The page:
How Biden And Jinping Are Mishandling Situations In Their Respective Countries
President Joe Biden of the US and President Xi Jinping of China are arguably the two most powerful men in the world. However, their handling of crises in their respective countries has been far from impressive and has global implications.
America's economic woes: Biden's series of miscalculations have landed America in a technical recession.
In June, at 9.1 per cent, the United States hit a 40-year-high with consumer price inflation.
The major thrust came from gasoline prices, increasing 59.9 per cent over the last twelve months and 11.2 per cent over the previous month.
Similarly, fuel oil prices went up by 98.5 per cent in the preceding 12 months, electricity by 13-odd per cent, piped gas (utility) by 38.4 per cent for the same period, and even food prices by 10 per cent since June 2021.
For an average American household, this was economic decimation.
The war in Ukraine is having massive implications.
In June 2022, the wheat, corn, and barley exports from Ukraine were around 1 million tonnes, 40 per cent down from June 2021.
Prices of key agricultural commodities have shot up.
Wheat prices almost tripled before cooling off.
Corn and barley prices more than doubled.
Sunflower oil, rapeseed oil, and palm oil prices increased by 200 per cent.
Floundering foreign policy of Biden is another source of embarrassment.
EU is reeling under pressure from the sanctions they have imposed on the Russians.
EU has eased the curbs on maritime insurance in late July, citing energy needs.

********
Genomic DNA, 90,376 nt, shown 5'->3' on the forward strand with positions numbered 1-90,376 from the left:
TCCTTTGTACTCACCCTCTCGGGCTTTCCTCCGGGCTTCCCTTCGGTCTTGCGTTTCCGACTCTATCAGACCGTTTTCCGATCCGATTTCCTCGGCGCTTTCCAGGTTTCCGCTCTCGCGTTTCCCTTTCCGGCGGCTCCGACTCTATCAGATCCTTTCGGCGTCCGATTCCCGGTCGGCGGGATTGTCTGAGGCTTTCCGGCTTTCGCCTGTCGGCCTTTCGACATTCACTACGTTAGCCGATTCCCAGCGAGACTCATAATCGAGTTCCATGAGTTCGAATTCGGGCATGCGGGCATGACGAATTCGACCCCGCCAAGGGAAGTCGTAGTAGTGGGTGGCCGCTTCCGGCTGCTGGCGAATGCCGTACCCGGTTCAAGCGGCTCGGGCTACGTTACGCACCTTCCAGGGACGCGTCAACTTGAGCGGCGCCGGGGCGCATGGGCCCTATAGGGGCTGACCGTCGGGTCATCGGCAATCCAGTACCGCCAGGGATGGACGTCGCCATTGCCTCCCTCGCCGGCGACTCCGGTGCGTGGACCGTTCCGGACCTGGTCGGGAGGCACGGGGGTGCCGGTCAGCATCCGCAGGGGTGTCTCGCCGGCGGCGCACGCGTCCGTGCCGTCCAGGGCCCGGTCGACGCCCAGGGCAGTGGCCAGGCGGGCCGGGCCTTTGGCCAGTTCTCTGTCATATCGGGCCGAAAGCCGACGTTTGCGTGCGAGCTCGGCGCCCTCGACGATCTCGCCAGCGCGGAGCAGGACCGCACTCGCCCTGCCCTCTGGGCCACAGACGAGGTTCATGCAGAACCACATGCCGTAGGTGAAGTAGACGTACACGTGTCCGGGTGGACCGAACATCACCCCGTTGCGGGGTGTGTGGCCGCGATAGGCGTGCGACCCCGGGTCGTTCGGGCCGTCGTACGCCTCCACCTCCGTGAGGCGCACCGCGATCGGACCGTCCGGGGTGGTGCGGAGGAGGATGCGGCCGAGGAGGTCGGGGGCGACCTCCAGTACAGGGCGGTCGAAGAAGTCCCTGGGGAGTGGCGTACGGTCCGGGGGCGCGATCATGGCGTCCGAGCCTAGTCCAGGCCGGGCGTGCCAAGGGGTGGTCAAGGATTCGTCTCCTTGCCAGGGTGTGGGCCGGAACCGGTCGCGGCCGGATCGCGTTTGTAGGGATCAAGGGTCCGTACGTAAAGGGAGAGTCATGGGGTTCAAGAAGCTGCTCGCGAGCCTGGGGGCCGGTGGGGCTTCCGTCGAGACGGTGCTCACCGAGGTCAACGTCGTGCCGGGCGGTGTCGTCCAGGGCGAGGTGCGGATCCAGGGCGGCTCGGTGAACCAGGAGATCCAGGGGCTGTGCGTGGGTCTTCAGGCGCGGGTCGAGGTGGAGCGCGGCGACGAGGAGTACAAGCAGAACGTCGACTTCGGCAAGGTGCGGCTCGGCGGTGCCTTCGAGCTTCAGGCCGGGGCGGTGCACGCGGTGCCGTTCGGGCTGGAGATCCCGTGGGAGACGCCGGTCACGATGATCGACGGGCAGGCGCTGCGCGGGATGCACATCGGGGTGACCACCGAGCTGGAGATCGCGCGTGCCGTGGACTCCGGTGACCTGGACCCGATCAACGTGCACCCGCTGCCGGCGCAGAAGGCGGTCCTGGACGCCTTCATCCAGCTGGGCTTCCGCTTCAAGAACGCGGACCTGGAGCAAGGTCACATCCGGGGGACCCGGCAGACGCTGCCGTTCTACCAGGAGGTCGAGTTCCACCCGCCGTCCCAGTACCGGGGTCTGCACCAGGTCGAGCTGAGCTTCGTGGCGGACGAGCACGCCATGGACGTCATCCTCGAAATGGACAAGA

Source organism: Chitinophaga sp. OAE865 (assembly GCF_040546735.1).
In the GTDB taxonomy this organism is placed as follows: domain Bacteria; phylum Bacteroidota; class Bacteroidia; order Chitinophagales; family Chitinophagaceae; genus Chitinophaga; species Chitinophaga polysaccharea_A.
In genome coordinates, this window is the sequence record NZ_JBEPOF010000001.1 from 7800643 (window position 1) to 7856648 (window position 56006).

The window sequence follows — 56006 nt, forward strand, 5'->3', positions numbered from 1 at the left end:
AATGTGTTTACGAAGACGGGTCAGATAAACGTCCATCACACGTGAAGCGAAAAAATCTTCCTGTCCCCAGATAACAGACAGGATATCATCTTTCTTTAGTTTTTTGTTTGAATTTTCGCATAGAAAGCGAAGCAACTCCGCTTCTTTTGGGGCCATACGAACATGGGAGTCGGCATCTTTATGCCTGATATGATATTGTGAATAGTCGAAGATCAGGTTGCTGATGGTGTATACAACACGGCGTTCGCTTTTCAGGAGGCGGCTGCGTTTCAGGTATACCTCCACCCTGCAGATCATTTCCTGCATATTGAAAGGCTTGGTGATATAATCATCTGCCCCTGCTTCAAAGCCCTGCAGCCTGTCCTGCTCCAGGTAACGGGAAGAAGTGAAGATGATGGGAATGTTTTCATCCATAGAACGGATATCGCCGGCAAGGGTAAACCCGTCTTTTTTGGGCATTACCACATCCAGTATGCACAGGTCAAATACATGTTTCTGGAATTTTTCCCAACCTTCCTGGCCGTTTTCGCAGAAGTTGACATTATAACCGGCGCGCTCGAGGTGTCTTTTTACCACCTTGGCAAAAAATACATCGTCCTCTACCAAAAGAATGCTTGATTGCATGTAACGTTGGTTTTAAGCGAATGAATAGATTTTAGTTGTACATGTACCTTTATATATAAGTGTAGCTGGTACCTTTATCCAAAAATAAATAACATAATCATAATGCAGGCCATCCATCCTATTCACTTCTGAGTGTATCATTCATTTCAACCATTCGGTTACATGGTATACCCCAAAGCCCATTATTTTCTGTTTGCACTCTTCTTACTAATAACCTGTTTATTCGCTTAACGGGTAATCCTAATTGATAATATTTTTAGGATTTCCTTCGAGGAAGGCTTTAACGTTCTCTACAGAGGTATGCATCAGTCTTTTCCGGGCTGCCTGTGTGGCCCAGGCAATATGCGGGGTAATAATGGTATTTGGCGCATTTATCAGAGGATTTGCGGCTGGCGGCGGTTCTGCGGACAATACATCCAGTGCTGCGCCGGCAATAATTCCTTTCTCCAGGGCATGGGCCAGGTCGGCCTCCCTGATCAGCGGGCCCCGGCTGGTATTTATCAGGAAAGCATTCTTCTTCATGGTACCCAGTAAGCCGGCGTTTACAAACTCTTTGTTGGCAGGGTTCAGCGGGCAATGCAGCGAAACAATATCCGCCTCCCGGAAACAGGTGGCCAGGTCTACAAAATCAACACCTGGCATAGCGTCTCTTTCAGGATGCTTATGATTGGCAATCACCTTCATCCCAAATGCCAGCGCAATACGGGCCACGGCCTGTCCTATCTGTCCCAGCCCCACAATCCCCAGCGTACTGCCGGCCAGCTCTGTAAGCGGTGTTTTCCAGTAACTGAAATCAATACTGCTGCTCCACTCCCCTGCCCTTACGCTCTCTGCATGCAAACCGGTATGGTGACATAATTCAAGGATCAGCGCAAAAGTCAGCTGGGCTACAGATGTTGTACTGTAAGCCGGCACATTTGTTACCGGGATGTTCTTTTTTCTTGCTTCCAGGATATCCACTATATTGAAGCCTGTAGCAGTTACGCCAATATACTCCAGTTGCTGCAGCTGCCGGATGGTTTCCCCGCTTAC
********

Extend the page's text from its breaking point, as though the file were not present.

Gas prices have risen from less than 50 euros per megawatt hour in Q3 2021 to now over 200 euros.
This is making it difficult for the West to sustain the sanctions against the Russians.
China's economic tension: No one in the CCP has the valour to point out the path of social and economic decimation the country has undertaken.
Against the goal of 5.5 per cent GDP growth, the Chinese economy only grew at 2.5 per cent in the first half of 2022.
Covid-zero lockdowns have hammered the economy and disrupted supply chains.
In Shanghai port, the number of containers processed in April 2022 was the third-lowest since January 2019, at around 3.1 million.
April 2022 has been the worst month for the Shanghai port since February 2020, when it processed merely 2.3 million containers.
Tesla, Toyota, and Volkswagen have revised their projections for the current year as delay in delivering key raw materials disrupts their production.
Of more than 350 companies surveyed, nearly 60 per cent are looking at decreased revenue projections for 2022.
Thanks to the unpredictability of the lockdowns, a quarter of the companies surveyed by the European Union Chamber of Commerce in China are looking to move their investments outside China.
The real estate sector: The crisis in the real estate sector pulled down the YoY GDP growth in the second quarter to 0.4 per cent.
Earlier this month, buyers launched a protest stating that they would not make their monthly mortgage payments until the projects were completed.
Even Evergrande, with over $300 billion in liabilities, defaulted on its restructuring plan.
Together, nearly $590 billion can be attributed to unfinished real estate projects in China.
The dollar-bonds sector: Issued mostly by real estate developers, some of these bonds were paying a 32 per cent yield in March 2022, higher than what was in 2008.
For Q1, 2022, the issuance was down by 97 per cent compared to Q1, 2021, thus triggering another crisis for the developers.
Also, $13 billion payment in interest is due for the next 12 months while defaults are rampant.
Battleground Taiwan: Later this week, the Speaker of the House and a key national leader in the United States, Nancy Pelosi, is expected to visit Taiwan.
For Beijing, the prospects of her visit are an opportunity to flex its muscles, double down on its claims on Taiwanese territory, and conduct navy and air patrols.
For the White House, however, her visit comes as another foreign policy challenge, for it could raise serious questions against US’ commitment to defend Taiwan if China responds.
Bottom line: Facing grim economic situations in their respective nations, these two men, one of unsound mind and the other of unchecked authority, might just clash in Taiwan, in the hope of a victory.
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